Although these heretical groups had different teachings they often made joint attacks upon the Church – criticising the clergy, their morals, their wealth, and their ignorance. The heretics would contrast the austerity and detachment of their own lives, in imitation of the apostles, with the lax conduct of the Catholic clergy, who were weighed down and obliged to be concerned with material interests by the temporal administration of the property with which the feudal regime had endowed the churches.

The unfortunate thing about the whole matter was that the heretics had, in some cases, uttered some truths: throughout all levels of the Roman Catholic clergy there was a spirit of worldliness, a lack of zeal and an inadequate knowledge of theology, many having received little solid instruction. The bishops, who by their office were responsible for the defence of the faith, the reform of morals, and the religious instruction of priests and people, were often concerned with business affairs and the administration of property. The priests were often similarly absorbed in temporal business, leading to the neglect of their priestly duties, and the subsequent adoption of a way of life that was materialistic and lacking in morals.

Many of them showed unconcern regarding the condition of the Church or were disinterested in mounting any response to the crisis and, in Southern France, some were even suspected of encouraging heresy. Only here and there could a zealous prelate or edifying pastor be found – but they were like rare stars in a dark night.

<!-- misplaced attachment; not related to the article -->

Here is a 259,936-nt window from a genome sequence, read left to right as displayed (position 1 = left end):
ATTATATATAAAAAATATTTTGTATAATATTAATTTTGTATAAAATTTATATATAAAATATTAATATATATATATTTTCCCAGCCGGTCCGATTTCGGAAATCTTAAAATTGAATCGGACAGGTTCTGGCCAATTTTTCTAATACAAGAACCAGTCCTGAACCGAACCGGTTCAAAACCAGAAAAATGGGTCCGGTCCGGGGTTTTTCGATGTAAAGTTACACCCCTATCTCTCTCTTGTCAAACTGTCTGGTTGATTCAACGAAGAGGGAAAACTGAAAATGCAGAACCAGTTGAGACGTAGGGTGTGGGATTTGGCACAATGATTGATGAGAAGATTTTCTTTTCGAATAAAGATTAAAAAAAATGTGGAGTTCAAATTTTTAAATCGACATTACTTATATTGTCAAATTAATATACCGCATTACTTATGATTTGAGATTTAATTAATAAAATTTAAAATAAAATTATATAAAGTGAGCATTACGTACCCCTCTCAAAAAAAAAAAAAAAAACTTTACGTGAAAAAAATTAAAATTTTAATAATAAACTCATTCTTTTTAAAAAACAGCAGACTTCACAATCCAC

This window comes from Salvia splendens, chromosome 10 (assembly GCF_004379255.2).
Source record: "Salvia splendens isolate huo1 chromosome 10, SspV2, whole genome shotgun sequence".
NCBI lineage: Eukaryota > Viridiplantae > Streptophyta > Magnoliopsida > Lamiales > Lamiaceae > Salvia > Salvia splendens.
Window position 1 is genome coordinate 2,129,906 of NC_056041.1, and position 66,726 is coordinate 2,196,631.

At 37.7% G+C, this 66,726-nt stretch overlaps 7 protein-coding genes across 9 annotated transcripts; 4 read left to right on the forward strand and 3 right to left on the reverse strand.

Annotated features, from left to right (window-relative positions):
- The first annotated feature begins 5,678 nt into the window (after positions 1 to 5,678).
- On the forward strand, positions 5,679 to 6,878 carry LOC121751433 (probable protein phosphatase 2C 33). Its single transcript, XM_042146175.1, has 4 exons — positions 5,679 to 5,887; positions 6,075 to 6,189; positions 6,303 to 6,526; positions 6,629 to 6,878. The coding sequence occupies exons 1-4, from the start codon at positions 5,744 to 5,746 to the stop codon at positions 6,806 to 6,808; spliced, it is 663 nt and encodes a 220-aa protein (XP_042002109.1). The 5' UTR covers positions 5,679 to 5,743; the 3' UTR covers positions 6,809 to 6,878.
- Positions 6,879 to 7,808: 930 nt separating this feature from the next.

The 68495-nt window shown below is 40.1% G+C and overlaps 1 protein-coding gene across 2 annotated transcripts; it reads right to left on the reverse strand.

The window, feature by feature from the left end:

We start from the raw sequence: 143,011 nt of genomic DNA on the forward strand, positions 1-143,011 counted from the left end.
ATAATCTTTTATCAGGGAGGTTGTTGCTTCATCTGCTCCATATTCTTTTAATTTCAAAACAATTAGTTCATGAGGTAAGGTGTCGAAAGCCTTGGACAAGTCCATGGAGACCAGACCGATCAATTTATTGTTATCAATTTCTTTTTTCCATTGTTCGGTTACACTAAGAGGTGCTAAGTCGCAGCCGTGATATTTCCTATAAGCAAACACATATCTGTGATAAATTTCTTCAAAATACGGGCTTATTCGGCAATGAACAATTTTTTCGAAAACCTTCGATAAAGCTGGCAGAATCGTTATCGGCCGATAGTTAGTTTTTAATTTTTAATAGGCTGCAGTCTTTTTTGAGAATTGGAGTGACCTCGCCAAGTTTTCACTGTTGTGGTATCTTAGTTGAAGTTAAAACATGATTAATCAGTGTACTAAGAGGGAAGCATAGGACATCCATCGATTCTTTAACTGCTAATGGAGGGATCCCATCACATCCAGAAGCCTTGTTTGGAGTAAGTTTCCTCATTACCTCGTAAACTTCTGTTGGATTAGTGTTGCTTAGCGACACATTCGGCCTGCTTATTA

Now this was indeed a great shame for, notwithstanding the condition of the Church, the ordinary man of those times was, at heart, deeply religious, quick in mind and soul, and thirsting for true light and spiritual consolations. However, in many important centres of Christendom, the clergy who should have sought to alleviate this spiritual hunger, instead permitted heretical sects to supply for the people’s want. Devout people listened gladly to these new apostles of heresy, who were ever ready to instruct their hearers and to denounce the corruption of the Roman Church.

Appearance and growth of the order